Tuesday, June 28, 2011

Some Pictures from the Last Public School in Bovina

Thanks to Joan Archibald Townsend, I have some new pictures to share of the Bovina District 4 school in its last years (see the June 15 blog entry about the closing of this school 50 years ago).  Joan graciously shared with me a number of family pictures (which I will be sharing on the Bovina NY History Flickr page in the next couple of weeks) and some pictures from when she attended the Bovina school.  The set below were taken probably in the spring of 1957 and all on the same day.  The pictures were mounted on some card board, probably by Joan's mother, Eleanor Burns Archibald.  There are names on some of the pictures but not all of them.  You are welcome to add names that you recognize. Click on the image to get a larger version.

Bovina District 4, 1957
Note:  Joan has noted that the photographer might have been Carolyn Keefer, wife of the Bovina UP Church minister. 

Saturday, June 25, 2011

Two School Pictures I Need Help Identifying

Here are two pictures that I'm pretty sure are from the same school - but I'm not sure which one - nor am I sure it's a Bovina school.

The first shot was found in my late grandmother's pictures.  I recognize one of the children - James Calhoun (1889-1918), grandma's first husband.  The Calhouns lived in Bovina, but not far from Andes.  I thought it might be Biggar Hollow, but the building doesn't match images I have of that particular school.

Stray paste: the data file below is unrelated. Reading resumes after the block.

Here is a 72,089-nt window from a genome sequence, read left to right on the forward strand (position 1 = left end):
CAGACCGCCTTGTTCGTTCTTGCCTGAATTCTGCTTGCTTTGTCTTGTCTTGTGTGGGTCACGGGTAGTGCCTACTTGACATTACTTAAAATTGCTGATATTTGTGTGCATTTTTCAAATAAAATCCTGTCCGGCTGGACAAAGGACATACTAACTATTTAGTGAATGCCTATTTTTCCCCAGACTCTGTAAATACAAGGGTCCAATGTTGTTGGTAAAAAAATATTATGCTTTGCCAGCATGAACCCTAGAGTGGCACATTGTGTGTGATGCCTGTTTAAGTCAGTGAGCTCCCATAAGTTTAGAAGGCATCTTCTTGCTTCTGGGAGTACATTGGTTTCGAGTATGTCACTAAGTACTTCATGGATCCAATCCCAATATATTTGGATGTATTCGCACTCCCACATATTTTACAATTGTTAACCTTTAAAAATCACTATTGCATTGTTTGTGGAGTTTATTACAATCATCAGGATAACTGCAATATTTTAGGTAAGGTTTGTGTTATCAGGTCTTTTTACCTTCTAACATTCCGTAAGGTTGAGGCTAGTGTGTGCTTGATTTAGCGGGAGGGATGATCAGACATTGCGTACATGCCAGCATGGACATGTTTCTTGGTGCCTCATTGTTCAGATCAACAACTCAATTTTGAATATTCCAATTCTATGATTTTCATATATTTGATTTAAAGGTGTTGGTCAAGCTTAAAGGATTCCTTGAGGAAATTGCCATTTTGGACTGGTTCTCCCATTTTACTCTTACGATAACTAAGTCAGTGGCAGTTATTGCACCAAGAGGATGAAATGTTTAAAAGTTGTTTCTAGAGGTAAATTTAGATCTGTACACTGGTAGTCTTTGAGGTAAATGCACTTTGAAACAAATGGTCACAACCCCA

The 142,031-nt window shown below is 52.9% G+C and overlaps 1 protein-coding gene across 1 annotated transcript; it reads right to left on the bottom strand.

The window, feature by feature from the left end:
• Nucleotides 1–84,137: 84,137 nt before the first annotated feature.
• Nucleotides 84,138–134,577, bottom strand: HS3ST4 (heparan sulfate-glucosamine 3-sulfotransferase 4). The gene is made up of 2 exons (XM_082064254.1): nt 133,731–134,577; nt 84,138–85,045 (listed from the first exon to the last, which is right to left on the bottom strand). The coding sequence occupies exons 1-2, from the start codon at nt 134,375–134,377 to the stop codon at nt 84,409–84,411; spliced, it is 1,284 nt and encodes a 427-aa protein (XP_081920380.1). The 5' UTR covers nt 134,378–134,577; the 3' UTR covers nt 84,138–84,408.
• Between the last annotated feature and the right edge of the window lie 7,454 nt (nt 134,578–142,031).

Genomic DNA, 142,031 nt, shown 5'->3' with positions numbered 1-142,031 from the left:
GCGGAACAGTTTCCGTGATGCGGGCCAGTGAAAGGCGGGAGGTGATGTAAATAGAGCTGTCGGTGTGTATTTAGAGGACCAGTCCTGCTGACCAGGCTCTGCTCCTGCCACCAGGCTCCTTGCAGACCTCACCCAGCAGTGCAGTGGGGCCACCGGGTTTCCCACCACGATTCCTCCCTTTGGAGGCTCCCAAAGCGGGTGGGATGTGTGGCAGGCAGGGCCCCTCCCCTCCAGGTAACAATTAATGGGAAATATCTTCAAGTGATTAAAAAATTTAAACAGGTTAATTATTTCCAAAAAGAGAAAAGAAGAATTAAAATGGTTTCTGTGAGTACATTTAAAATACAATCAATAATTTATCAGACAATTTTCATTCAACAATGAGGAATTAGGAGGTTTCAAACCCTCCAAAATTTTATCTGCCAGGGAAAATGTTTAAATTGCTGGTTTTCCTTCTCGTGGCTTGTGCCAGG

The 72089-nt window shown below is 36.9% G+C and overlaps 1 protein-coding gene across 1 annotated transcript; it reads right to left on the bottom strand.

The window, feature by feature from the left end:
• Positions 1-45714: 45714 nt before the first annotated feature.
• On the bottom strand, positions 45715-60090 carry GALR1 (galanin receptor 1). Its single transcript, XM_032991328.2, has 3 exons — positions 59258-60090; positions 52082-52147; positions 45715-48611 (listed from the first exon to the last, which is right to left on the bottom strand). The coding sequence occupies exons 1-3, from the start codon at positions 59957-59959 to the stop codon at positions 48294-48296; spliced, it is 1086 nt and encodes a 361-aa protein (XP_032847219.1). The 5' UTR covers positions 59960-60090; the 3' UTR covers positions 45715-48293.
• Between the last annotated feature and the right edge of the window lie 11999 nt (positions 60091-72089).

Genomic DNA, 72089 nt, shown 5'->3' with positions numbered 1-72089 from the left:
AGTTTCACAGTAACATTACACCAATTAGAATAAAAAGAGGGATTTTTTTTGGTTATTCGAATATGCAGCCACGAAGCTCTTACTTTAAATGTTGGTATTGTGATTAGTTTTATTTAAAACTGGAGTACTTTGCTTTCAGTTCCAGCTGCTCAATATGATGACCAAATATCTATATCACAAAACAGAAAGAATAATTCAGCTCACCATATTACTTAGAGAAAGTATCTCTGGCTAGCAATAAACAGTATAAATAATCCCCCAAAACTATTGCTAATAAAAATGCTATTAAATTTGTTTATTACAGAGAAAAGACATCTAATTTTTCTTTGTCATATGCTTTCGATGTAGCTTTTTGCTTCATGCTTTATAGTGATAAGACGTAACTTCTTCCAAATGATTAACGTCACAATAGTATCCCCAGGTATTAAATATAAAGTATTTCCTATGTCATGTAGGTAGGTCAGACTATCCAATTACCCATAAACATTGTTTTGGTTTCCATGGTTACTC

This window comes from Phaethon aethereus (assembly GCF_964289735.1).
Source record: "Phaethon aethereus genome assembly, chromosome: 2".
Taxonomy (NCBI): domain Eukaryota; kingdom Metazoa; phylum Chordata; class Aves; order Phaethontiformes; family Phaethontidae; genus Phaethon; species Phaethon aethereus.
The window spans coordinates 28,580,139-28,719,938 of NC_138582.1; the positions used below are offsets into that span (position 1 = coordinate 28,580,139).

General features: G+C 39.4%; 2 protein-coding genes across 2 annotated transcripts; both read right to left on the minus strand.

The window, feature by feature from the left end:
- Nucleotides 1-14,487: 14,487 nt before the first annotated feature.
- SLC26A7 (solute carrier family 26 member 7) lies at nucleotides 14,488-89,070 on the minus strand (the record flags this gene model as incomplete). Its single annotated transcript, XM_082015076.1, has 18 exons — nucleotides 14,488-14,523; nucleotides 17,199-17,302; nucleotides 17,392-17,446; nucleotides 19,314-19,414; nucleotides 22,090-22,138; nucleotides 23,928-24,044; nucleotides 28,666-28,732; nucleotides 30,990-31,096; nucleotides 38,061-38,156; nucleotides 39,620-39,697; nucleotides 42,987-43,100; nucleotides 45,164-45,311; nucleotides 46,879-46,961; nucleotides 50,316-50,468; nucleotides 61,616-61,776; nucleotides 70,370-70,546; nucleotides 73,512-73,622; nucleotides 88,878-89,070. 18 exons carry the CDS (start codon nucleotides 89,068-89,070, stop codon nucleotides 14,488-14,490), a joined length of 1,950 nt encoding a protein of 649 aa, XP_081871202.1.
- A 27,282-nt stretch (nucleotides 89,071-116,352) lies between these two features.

Jeanne Flye sent this picture discovered in an album of her grandmother's, Mary Ann Raitt.  It certainly looks to me to be the same building.  But where?  And who are the kids? (Click on the image for a larger version)

So any help with either of these would be greatly appreciated.

Tuesday, June 21, 2011

"Bovina Center, My Home Town" - Parts III and IV

This is the second of a series of entries from the script used on April 21, 1955, when citizens of Bovina presented a pageant of the town's history - "Bovina Center, My Home Town."  Though I'm not 100% sure, it appears the script was written by Vera Storie and her brother Fletcher Davidson.  The items in brackets refer to the tableau of local citizens acting out parts of the story.  [The first two sections are in the May 21 blog entry.]
III.  The First Settler of the Present Village